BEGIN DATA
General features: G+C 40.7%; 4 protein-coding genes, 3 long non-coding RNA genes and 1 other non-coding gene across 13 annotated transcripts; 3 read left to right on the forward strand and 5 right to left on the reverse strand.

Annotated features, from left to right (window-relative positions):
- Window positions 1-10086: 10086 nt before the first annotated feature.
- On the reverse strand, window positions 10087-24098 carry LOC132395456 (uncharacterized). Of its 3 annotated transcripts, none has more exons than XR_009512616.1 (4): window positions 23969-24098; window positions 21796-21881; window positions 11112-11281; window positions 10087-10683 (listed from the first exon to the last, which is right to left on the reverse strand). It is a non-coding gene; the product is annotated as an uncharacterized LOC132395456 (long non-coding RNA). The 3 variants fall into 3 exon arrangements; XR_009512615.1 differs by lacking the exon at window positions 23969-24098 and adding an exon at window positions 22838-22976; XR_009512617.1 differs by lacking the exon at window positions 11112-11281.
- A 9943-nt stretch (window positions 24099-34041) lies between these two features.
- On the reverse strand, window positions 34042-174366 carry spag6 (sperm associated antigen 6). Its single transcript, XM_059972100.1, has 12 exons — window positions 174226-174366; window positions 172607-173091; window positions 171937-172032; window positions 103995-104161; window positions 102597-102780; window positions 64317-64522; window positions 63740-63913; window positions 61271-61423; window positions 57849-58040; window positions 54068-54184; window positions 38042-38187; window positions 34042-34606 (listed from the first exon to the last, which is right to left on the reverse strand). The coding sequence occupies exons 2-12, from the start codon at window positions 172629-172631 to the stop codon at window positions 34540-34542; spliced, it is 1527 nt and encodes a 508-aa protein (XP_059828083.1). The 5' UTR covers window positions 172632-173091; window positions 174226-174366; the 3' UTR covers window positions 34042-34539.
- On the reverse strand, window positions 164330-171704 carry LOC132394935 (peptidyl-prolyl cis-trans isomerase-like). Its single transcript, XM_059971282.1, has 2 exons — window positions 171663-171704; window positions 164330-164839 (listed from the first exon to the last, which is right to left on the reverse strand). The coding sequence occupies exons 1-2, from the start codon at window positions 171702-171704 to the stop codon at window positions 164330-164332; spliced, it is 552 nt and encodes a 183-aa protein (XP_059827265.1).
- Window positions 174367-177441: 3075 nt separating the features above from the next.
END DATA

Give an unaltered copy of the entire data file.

General features: G+C 40.7%; 4 protein-coding genes, 3 long non-coding RNA genes and 1 other non-coding gene across 13 annotated transcripts; 3 read left to right on the forward strand and 5 right to left on the reverse strand.

Annotated features, from left to right (window-relative positions):
- Window positions 1-10086: 10086 nt before the first annotated feature.
- On the reverse strand, window positions 10087-24098 carry LOC132395456 (uncharacterized). Of its 3 annotated transcripts, none has more exons than XR_009512616.1 (4): window positions 23969-24098; window positions 21796-21881; window positions 11112-11281; window positions 10087-10683 (listed from the first exon to the last, which is right to left on the reverse strand). It is a non-coding gene; the product is annotated as an uncharacterized LOC132395456 (long non-coding RNA). The 3 variants fall into 3 exon arrangements; XR_009512615.1 differs by lacking the exon at window positions 23969-24098 and adding an exon at window positions 22838-22976; XR_009512617.1 differs by lacking the exon at window positions 11112-11281.
- A 9943-nt stretch (window positions 24099-34041) lies between these two features.
- On the reverse strand, window positions 34042-174366 carry spag6 (sperm associated antigen 6). Its single transcript, XM_059972100.1, has 12 exons — window positions 174226-174366; window positions 172607-173091; window positions 171937-172032; window positions 103995-104161; window positions 102597-102780; window positions 64317-64522; window positions 63740-63913; window positions 61271-61423; window positions 57849-58040; window positions 54068-54184; window positions 38042-38187; window positions 34042-34606 (listed from the first exon to the last, which is right to left on the reverse strand). The coding sequence occupies exons 2-12, from the start codon at window positions 172629-172631 to the stop codon at window positions 34540-34542; spliced, it is 1527 nt and encodes a 508-aa protein (XP_059828083.1). The 5' UTR covers window positions 172632-173091; window positions 174226-174366; the 3' UTR covers window positions 34042-34539.
- On the reverse strand, window positions 164330-171704 carry LOC132394935 (peptidyl-prolyl cis-trans isomerase-like). Its single transcript, XM_059971282.1, has 2 exons — window positions 171663-171704; window positions 164330-164839 (listed from the first exon to the last, which is right to left on the reverse strand). The coding sequence occupies exons 1-2, from the start codon at window positions 171702-171704 to the stop codon at window positions 164330-164332; spliced, it is 552 nt and encodes a 183-aa protein (XP_059827265.1).
- Window positions 174367-177441: 3075 nt separating the features above from the next.